Women’s History Month; Learning From our Past
By Jill Ciccarelli Rapps CFP®
What do Women’s History Month and financial planning have to do with each other? It turns out, a lot!
Looking back in history, women did not take the primary role in their financial future and today many women still do not feel knowledgeable and powerful with their finances. What we learn from our past role models can help women pave their way to taking charge of our financial future. Let’s first take a look at some of these amazing women who broke barriers and created a “can-do” attitude when it comes to finances.
Abigail Adams (1744-1818) was the second First Lady of the United States, but she had another title that isn’t widely known: Investor. As her husband John Adams was busy with his career as a lawyer and statesman, he left the management of their family farm and business dealings to Abigail. She invested in government and war bonds, considered risky at the time, and quadrupled the family’s fortune.
Maggie Lena Walker (1864-1934), the daughter of slaves, went to work to help her mother after her father died. She started the St. Luke Penny Savings Bank in 1902, becoming the first woman to charter a bank in the U.S.; her goal was to encourage saving and economic independence in the Black community.
Muriel Siebert (1928-2013), was the first woman to have a seat on the New York Stock Exchange in 1967. She was the only woman among 1,365 men. Often referred to as “The First Woman of Finance,” Siebert founded and served as the president of Siebert Financial Corp., which made her the first woman to run one of the NYSE’s firms. Siebert was also the first woman to hold the role of Superintendent of Banks for the State of New York, a position she held for five years.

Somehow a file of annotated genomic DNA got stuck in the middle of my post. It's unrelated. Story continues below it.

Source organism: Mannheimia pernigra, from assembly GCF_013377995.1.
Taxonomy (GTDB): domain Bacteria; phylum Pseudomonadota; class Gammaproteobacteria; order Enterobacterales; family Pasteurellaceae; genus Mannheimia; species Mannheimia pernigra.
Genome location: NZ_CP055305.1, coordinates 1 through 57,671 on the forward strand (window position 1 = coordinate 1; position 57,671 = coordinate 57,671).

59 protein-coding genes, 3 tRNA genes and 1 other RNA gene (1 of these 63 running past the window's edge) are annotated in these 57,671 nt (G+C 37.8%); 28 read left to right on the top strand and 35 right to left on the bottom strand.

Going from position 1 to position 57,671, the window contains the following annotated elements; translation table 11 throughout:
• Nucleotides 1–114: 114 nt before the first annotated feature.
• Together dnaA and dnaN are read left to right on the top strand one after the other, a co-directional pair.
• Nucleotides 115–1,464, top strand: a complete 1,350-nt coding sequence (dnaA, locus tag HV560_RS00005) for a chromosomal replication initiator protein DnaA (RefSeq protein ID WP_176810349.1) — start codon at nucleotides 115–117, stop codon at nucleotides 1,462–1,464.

We all have the power and ability to be financially independent. Women have amazing, natural capabilities, such as being caretakers, multi-taskers, masters of balancing risk and reward and being planners. This helps to be naturally good financial stewards of money, but often many of us do not trust these abilities for one reason or another.
There are four elements you need to master to be as powerful as our leading ladies above:
#1 Documenting your vision (a great way to do this is through a vision board) of what you want your money “used” for – what gives you the greatest pleasure. When you write it or visualize it, it becomes ten times more powerful and gives you clarity about what you want to achieve.
#2 Have a spending plan and know how much it takes to cover your lifestyle. Create a budget and make sure you can save money consistently and that you have enough to allocate to your future goals.
#3 Prepare and update a balance sheet at least once a year. This is a listing of all your assets and liabilities. A balance sheet is a great tool to measure your success, documenting where you are today, and have clarity about the financial decisions you need to make for the future.
#4 Have a financial tracking system to easily see how you are achieving your goals. Today it is common to have a secure website where all your financials download to a full view of your net worth, investment values, and spending. With a click of a button, you can get a “bird’s eye” view of your finances that can help you see if any adjustments need to be made.
We believe in empowering women to be financially smart, independent (meaning taking care of yourself first), and confident about the financial decisions you make. Having a plan in place empowers you to live your life to the fullest. If you need guidance on any of the steps above, do not hesitate to reach out to your financial advisor team to help guide you; you will be glad you did!